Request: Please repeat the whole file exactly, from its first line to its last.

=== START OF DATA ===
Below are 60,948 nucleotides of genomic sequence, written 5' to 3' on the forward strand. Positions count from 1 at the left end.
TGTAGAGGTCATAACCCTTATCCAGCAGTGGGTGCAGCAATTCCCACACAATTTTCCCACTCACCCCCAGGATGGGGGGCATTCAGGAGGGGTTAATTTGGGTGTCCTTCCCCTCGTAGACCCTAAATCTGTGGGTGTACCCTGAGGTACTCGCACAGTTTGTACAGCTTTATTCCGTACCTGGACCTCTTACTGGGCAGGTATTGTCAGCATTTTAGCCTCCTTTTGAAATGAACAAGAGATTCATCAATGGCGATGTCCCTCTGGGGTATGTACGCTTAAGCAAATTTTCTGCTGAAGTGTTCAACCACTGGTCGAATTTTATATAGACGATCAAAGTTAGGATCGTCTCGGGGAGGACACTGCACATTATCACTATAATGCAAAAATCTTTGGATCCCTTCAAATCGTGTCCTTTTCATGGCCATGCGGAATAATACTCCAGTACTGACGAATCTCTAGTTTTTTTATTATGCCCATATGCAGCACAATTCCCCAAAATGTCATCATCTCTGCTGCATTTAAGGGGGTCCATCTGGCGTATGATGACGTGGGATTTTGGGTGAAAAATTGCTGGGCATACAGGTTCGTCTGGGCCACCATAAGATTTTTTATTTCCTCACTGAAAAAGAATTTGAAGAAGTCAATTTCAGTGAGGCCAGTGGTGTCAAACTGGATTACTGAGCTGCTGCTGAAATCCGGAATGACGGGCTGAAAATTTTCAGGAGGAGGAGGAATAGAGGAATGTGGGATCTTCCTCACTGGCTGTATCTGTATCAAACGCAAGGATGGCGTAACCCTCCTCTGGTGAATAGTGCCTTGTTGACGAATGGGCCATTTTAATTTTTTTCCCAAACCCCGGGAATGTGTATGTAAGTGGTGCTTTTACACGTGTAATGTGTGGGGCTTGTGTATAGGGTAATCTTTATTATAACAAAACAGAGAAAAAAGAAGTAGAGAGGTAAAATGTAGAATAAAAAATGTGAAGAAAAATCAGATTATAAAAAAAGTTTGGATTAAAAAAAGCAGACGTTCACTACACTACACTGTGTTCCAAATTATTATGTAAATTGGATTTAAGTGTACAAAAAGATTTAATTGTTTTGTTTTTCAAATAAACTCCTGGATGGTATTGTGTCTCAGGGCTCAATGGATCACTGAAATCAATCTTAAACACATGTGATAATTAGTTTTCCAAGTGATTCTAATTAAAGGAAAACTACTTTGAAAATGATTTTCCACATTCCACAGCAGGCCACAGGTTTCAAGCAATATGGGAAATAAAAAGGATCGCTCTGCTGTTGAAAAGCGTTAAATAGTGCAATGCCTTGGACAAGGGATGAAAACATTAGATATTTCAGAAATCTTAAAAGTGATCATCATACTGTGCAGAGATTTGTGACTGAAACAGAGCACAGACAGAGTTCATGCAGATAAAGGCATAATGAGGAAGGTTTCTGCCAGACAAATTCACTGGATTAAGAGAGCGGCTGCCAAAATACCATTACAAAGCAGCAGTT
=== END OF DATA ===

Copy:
Below are 60,948 nucleotides of genomic sequence, written 5' to 3' on the forward strand. Positions count from 1 at the left end.
TGTAGAGGTCATAACCCTTATCCAGCAGTGGGTGCAGCAATTCCCACACAATTTTCCCACTCACCCCCAGGATGGGGGGCATTCAGGAGGGGTTAATTTGGGTGTCCTTCCCCTCGTAGACCCTAAATCTGTGGGTGTACCCTGAGGTACTCGCACAGTTTGTACAGCTTTATTCCGTACCTGGACCTCTTACTGGGCAGGTATTGTCAGCATTTTAGCCTCCTTTTGAAATGAACAAGAGATTCATCAATGGCGATGTCCCTCTGGGGTATGTACGCTTAAGCAAATTTTCTGCTGAAGTGTTCAACCACTGGTCGAATTTTATATAGACGATCAAAGTTAGGATCGTCTCGGGGAGGACACTGCACATTATCACTATAATGCAAAAATCTTTGGATCCCTTCAAATCGTGTCCTTTTCATGGCCATGCGGAATAATACTCCAGTACTGACGAATCTCTAGTTTTTTTATTATGCCCATATGCAGCACAATTCCCCAAAATGTCATCATCTCTGCTGCATTTAAGGGGGTCCATCTGGCGTATGATGACGTGGGATTTTGGGTGAAAAATTGCTGGGCATACAGGTTCGTCTGGGCCACCATAAGATTTTTTATTTCCTCACTGAAAAAGAATTTGAAGAAGTCAATTTCAGTGAGGCCAGTGGTGTCAAACTGGATTACTGAGCTGCTGCTGAAATCCGGAATGACGGGCTGAAAATTTTCAGGAGGAGGAGGAATAGAGGAATGTGGGATCTTCCTCACTGGCTGTATCTGTATCAAACGCAAGGATGGCGTAACCCTCCTCTGGTGAATAGTGCCTTGTTGACGAATGGGCCATTTTAATTTTTTTCCCAAACCCCGGGAATGTGTATGTAAGTGGTGCTTTTACACGTGTAATGTGTGGGGCTTGTGTATAGGGTAATCTTTATTATAACAAAACAGAGAAAAAAGAAGTAGAGAGGTAAAATGTAGAATAAAAAATGTGAAGAAAAATCAGATTATAAAAAAAGTTTGGATTAAAAAAAGCAGACGTTCACTACACTACACTGTGTTCCAAATTATTATGTAAATTGGATTTAAGTGTACAAAAAGATTTAATTGTTTTGTTTTTCAAATAAACTCCTGGATGGTATTGTGTCTCAGGGCTCAATGGATCACTGAAATCAATCTTAAACACATGTGATAATTAGTTTTCCAAGTGATTCTAATTAAAGGAAAACTACTTTGAAAATGATTTTCCACATTCCACAGCAGGCCACAGGTTTCAAGCAATATGGGAAATAAAAAGGATCGCTCTGCTGTTGAAAAGCGTTAAATAGTGCAATGCCTTGGACAAGGGATGAAAACATTAGATATTTCAGAAATCTTAAAAGTGATCATCATACTGTGCAGAGATTTGTGACTGAAACAGAGCACAGACAGAGTTCATGCAGATAAAGGCATAATGAGGAAGGTTTCTGCCAGACAAATTCACTGGATTAAGAGAGCGGCTGCCAAAATACCATTACAAAGCAGCAGTT